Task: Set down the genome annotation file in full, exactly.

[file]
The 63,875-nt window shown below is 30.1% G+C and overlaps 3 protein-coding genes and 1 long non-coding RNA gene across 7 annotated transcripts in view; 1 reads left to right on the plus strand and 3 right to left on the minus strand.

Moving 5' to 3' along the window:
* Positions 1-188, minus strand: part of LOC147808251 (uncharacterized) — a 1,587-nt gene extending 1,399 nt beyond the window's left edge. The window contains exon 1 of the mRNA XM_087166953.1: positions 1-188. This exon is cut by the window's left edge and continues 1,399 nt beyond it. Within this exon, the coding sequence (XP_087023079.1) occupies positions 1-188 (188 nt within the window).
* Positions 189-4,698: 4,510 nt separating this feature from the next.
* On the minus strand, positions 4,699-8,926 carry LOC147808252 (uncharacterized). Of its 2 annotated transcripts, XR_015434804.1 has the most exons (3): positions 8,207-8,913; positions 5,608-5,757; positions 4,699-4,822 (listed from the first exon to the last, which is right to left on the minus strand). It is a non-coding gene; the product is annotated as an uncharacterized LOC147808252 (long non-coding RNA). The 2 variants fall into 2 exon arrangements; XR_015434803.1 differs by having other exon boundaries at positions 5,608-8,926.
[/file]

The 63,875-nt window shown below is 30.1% G+C and overlaps 3 protein-coding genes and 1 long non-coding RNA gene across 7 annotated transcripts in view; 1 reads left to right on the plus strand and 3 right to left on the minus strand.

Moving 5' to 3' along the window:
* Positions 1-188, minus strand: part of LOC147808251 (uncharacterized) — a 1,587-nt gene extending 1,399 nt beyond the window's left edge. The window contains exon 1 of the mRNA XM_087166953.1: positions 1-188. This exon is cut by the window's left edge and continues 1,399 nt beyond it. Within this exon, the coding sequence (XP_087023079.1) occupies positions 1-188 (188 nt within the window).
* Positions 189-4,698: 4,510 nt separating this feature from the next.
* On the minus strand, positions 4,699-8,926 carry LOC147808252 (uncharacterized). Of its 2 annotated transcripts, XR_015434804.1 has the most exons (3): positions 8,207-8,913; positions 5,608-5,757; positions 4,699-4,822 (listed from the first exon to the last, which is right to left on the minus strand). It is a non-coding gene; the product is annotated as an uncharacterized LOC147808252 (long non-coding RNA). The 2 variants fall into 2 exon arrangements; XR_015434803.1 differs by having other exon boundaries at positions 5,608-8,926.